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Friday, October 25, 2002

Like most of downtown San Francisco, Chinatown was reduced to rubble by the earthquake of 1906. But anti-Chinese sentiment was virulent in those days, and so the neighborhood's residents suffered not only the destruction of their homes and businesses but also the threat of complete removal from the center of the city. Within days, a citizens' committee had organized to promote the establishment of a new Chinese community in Hunters Point.

Chinatown fought back. The Chinese government suggested it might be happy to relocate its lucrative trade to another port say, Seattle. The merchants of Dupont Street (today's Grant Avenue) suggested they might be happy taking their lucrative tourist business to another city say, Oakland. And a citizens' committee organized to promote the rebirth of Chinatown, with a design explicitly intended to attract tourists what art historian Anthony Lee calls "a fabulous fabrication for the benefit of its visitors' desires." When you take Aunt Susie on a tour, this Edwardian fantasy is what you see.

Now, Wilma Pang suggests, it's time to take the fantasy to a new level.

The Gate on Commercial Street

By Wilma Pang

How did the idea of a traditional Chinese gate come about?

One spring day in 1998, some architect friends and I were leisurely strolling on Grant Avenue, passing the gate on Bush. We stopped at the entrance to Commercial Street and envisioned a traditional Chinese gate there. "It is a perfect spot to have one. Looking straight ahead, there is a beautiful view of the Ferry Building and on the immediate left, a traditional Chinese-styled building," commented Paul, the architect/builder of the Jade Emperor Taoist Temple located next to the Chinatown Branch Library. I immediately asked him to come up with a rough design of a gate on that spot. And I have kept his sketch ever since.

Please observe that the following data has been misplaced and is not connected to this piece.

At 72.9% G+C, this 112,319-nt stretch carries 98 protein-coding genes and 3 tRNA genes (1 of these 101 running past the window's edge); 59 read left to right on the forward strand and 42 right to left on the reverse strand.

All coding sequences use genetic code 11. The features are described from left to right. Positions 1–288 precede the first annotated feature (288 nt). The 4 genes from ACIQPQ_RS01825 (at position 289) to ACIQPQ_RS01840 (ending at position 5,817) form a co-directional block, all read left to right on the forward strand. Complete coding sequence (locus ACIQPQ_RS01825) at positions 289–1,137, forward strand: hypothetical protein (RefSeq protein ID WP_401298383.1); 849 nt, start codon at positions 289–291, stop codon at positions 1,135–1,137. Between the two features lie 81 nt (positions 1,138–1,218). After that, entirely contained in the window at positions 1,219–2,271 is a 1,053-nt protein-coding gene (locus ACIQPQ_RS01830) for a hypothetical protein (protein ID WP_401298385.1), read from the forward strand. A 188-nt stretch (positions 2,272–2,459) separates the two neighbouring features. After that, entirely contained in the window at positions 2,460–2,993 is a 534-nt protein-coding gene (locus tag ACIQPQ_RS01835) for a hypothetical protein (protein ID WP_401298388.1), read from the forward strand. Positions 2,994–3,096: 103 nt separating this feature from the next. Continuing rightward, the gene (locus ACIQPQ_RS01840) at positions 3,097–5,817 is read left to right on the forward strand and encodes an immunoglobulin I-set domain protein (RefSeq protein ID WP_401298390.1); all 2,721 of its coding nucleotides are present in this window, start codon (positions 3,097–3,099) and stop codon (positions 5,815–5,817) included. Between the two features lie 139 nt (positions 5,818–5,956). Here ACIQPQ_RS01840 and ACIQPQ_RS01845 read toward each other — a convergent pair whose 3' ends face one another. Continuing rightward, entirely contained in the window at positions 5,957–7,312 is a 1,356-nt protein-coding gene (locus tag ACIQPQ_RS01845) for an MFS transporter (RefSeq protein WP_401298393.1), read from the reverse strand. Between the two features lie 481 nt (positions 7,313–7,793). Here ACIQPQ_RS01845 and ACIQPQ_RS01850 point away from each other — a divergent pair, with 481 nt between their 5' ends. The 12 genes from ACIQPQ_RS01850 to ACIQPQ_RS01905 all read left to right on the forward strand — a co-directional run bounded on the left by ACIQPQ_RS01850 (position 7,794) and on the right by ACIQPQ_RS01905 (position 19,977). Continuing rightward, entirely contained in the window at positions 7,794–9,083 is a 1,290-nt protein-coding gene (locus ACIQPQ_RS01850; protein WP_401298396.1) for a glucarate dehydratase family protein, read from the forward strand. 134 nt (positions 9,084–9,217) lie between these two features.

Last year right after 9/11, people were afraid to go outside. Chinatown was no exception. Streets were deserted. Since the Moon Festival was scheduled for a few days after the tragedy, it was hard to decide whether to cancel the event or not. Thanks to festival director Eva Lee's dedication and perseverance, the festival did take place. And since the theme of Moon Festival 2001 was "Old Shanghai," I thought that a traditional-styled gate on Commercial Alley would be most appropriate. Eva Lee supported the idea. At the eleventh hour, sculptor Hans Wong agreed to build a temporary gate out of wood and light materials. The finished artwork looked so real, as if it existed there always, that it drew a huge crowd. It even attracted the attention of the three supervisors who came to the festival, Aaron Peskin, Mark Leno, and Leland Yee.

Tourists and locals alike stopped at the gate and posed for photos. After the two-day event, merchants on Grant Avenue talked about having a permanent one. They loved the structure. Tane Chan, the owner of Wok Shop, wanted to organize a drive to have City Hall build one. A year has gone by and there is still strong sentiment for having a permanent gate. As a longtime resident in Chinatown, I sincerely wish that one day in the near future, this landmark fixture will become a reality.

Pan Entertainment Inc. and Building by Design of San Francisco have carried the scheme further, putting together a proposal to build two gates on Commercial Street a traditional Chinese-style structure near the entrance on Grant, with red columns topped by a green-tiled roof, and a "pan Asian-American" structure at the lower entrance on Kearny, constructed of bricks salvaged from the recently renovated street.